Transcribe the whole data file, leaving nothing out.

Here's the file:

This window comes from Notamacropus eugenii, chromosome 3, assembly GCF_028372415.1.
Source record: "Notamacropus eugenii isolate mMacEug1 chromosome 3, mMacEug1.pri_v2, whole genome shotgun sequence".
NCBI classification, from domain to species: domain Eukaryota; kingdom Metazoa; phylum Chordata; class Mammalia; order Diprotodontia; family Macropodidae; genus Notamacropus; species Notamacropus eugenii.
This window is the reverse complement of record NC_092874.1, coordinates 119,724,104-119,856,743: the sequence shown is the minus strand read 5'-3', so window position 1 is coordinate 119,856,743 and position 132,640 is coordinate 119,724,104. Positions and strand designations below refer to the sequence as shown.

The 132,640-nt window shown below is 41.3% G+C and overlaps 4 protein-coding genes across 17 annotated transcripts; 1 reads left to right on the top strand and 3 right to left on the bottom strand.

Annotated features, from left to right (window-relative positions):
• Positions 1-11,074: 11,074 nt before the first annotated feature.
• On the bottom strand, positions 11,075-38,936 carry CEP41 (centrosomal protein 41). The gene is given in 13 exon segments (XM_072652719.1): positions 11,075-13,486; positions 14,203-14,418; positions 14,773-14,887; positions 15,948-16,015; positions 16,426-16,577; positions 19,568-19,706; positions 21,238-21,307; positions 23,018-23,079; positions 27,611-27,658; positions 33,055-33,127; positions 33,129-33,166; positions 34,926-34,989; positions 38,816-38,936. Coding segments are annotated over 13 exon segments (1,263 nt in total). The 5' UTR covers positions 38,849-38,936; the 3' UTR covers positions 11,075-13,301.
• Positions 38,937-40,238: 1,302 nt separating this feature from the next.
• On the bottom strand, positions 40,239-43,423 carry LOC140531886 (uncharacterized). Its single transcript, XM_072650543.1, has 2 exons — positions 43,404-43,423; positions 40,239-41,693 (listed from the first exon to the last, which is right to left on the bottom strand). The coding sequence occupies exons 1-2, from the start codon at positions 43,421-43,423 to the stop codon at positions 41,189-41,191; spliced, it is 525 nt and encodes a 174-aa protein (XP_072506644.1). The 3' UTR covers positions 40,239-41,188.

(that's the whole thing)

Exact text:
This window comes from Notamacropus eugenii, chromosome 3, assembly GCF_028372415.1.
Source record: "Notamacropus eugenii isolate mMacEug1 chromosome 3, mMacEug1.pri_v2, whole genome shotgun sequence".
NCBI classification, from domain to species: domain Eukaryota; kingdom Metazoa; phylum Chordata; class Mammalia; order Diprotodontia; family Macropodidae; genus Notamacropus; species Notamacropus eugenii.
This window is the reverse complement of record NC_092874.1, coordinates 119,724,104-119,856,743: the sequence shown is the minus strand read 5'-3', so window position 1 is coordinate 119,856,743 and position 132,640 is coordinate 119,724,104. Positions and strand designations below refer to the sequence as shown.

The 132,640-nt window shown below is 41.3% G+C and overlaps 4 protein-coding genes across 17 annotated transcripts; 1 reads left to right on the top strand and 3 right to left on the bottom strand.

Annotated features, from left to right (window-relative positions):
• Positions 1-11,074: 11,074 nt before the first annotated feature.
• On the bottom strand, positions 11,075-38,936 carry CEP41 (centrosomal protein 41). The gene is given in 13 exon segments (XM_072652719.1): positions 11,075-13,486; positions 14,203-14,418; positions 14,773-14,887; positions 15,948-16,015; positions 16,426-16,577; positions 19,568-19,706; positions 21,238-21,307; positions 23,018-23,079; positions 27,611-27,658; positions 33,055-33,127; positions 33,129-33,166; positions 34,926-34,989; positions 38,816-38,936. Coding segments are annotated over 13 exon segments (1,263 nt in total). The 5' UTR covers positions 38,849-38,936; the 3' UTR covers positions 11,075-13,301.
• Positions 38,937-40,238: 1,302 nt separating this feature from the next.
• On the bottom strand, positions 40,239-43,423 carry LOC140531886 (uncharacterized). Its single transcript, XM_072650543.1, has 2 exons — positions 43,404-43,423; positions 40,239-41,693 (listed from the first exon to the last, which is right to left on the bottom strand). The coding sequence occupies exons 1-2, from the start codon at positions 43,421-43,423 to the stop codon at positions 41,189-41,191; spliced, it is 525 nt and encodes a 174-aa protein (XP_072506644.1). The 3' UTR covers positions 40,239-41,188.